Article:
An Illinois specialty grower’s concerns about which crops may be impacted by unseasonably cold weather depends on their region.
Farmers in deep southern Illinois are a couple of weeks from picking strawberries, while those in the northwest plan to keep tender greens inside a few more days and others farming in central Illinois are watching other crops.
In Union County, Austin Flamm worried the April 14-15 forecast called for “the coolest temperatures we’ve had for a while” at Flamm Orchards, Cobden.
Flamm wasn’t worried about his heavy apple crop that was in full bloom April 13 and may require thinning or his “very big peach crop” that ended bloom a week prior and needs to be thinned.
“We may have to provide frost protection on the strawberries” that were a couple of weeks from picking, Flamm said. “I’m pretty hopeful that won’t be a problem. We’ve got a good-looking crop now.”
Near Centralia, Tom Schwartz, owner of Schwartz Orchard, considered frost protection for his perennial strawberries. “We’re a week behind. There is no bloom; they’re in little clusters,” he said April 13. “I might water them from 3 to 7 a.m., depending on the temperature, to keep the temperature up and keep them from freezing.”
Schwartz estimated his apple crop averaged 60% to 70% bloom and was a week to 10 days ahead, while his peaches were also 60% to 70% bloom and in “petal fall.”
In Sangamon County, Dale Jefferies expected his apple crop currently in tight clusters would “be good down to the 20s” at Jefferies Orchard, Springfield. Under different circumstances, Jefferies would have worried about the peaches, but a bone-chilling 5 to 6 degrees below zero Feb. 6 “took a bite out of the peaches,” resulting in a short crop this year.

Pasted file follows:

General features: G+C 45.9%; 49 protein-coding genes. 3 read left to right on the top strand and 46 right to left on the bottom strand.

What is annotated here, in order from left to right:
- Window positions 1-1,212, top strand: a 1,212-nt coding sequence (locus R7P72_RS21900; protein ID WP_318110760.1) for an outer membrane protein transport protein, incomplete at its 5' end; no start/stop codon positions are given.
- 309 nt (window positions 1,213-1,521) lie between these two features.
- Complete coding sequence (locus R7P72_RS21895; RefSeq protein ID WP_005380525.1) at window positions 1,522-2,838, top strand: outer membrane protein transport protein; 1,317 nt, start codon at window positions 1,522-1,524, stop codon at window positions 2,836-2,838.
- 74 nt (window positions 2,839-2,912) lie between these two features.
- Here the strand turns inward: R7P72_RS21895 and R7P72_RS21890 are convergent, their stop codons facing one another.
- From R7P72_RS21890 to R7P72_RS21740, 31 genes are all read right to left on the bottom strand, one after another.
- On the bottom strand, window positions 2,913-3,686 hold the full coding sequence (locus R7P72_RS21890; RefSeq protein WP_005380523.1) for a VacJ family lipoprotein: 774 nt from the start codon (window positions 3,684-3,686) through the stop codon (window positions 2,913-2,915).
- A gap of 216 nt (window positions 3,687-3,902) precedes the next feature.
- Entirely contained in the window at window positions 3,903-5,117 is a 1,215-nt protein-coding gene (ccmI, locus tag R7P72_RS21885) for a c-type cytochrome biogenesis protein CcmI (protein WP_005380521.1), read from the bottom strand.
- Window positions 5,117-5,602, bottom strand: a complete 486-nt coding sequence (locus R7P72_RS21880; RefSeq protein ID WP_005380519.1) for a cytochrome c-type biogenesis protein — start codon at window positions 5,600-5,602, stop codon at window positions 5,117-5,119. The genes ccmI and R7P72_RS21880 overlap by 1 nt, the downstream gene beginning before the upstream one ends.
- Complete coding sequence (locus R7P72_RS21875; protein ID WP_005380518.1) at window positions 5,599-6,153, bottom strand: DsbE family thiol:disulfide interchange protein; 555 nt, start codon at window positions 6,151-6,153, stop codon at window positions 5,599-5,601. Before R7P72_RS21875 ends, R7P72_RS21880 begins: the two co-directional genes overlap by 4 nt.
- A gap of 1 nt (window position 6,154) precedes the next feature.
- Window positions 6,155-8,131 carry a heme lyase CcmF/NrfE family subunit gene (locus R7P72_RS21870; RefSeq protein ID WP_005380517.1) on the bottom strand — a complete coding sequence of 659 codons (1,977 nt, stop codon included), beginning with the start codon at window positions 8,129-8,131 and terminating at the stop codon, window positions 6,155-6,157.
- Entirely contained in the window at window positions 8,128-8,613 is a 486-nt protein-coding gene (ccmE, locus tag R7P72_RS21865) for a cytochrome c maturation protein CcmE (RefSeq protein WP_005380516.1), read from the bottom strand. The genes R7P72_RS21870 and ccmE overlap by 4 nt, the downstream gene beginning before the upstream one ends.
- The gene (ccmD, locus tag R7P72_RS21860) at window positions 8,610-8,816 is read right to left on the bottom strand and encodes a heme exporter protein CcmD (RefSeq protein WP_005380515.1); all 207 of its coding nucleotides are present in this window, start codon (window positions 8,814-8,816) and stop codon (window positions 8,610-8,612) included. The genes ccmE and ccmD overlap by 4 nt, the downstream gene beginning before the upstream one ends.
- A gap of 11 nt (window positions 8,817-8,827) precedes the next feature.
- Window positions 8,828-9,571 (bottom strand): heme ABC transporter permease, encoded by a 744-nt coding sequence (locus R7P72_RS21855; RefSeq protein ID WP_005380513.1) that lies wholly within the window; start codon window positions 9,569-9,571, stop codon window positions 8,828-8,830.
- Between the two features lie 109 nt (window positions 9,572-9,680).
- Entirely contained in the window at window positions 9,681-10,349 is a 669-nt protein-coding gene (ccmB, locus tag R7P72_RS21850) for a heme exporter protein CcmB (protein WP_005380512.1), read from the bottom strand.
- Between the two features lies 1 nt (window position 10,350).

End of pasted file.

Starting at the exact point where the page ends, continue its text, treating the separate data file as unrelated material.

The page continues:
Jefferies’ 4 acres of strawberries had buds at ground level and wouldn’t be impacted, he said.
In Carroll County, Diane Etnyre and her husband, Dennis, use five high tunnels as part of their Argo Acres specialty farm near Thomson. Etnyre said low temperatures of 22 degrees were expected April 13.
“We have green beans in the high tunnel. I hope they haven’t come up yet,” she said. Meanwhile lettuce and kohlrabi needed to join the green beans, but given the forecast, “I hope they can last another four days (in their current location) and then we’ll plant them,” Etnyre added.
The Etnyres had 150 pounds of potatoes to plant, possibly over the weekend if the weather cooperates, and a couple of cases of sweet onion sets coming that would need to be put into the ground. Their strawberries will be ready in early June.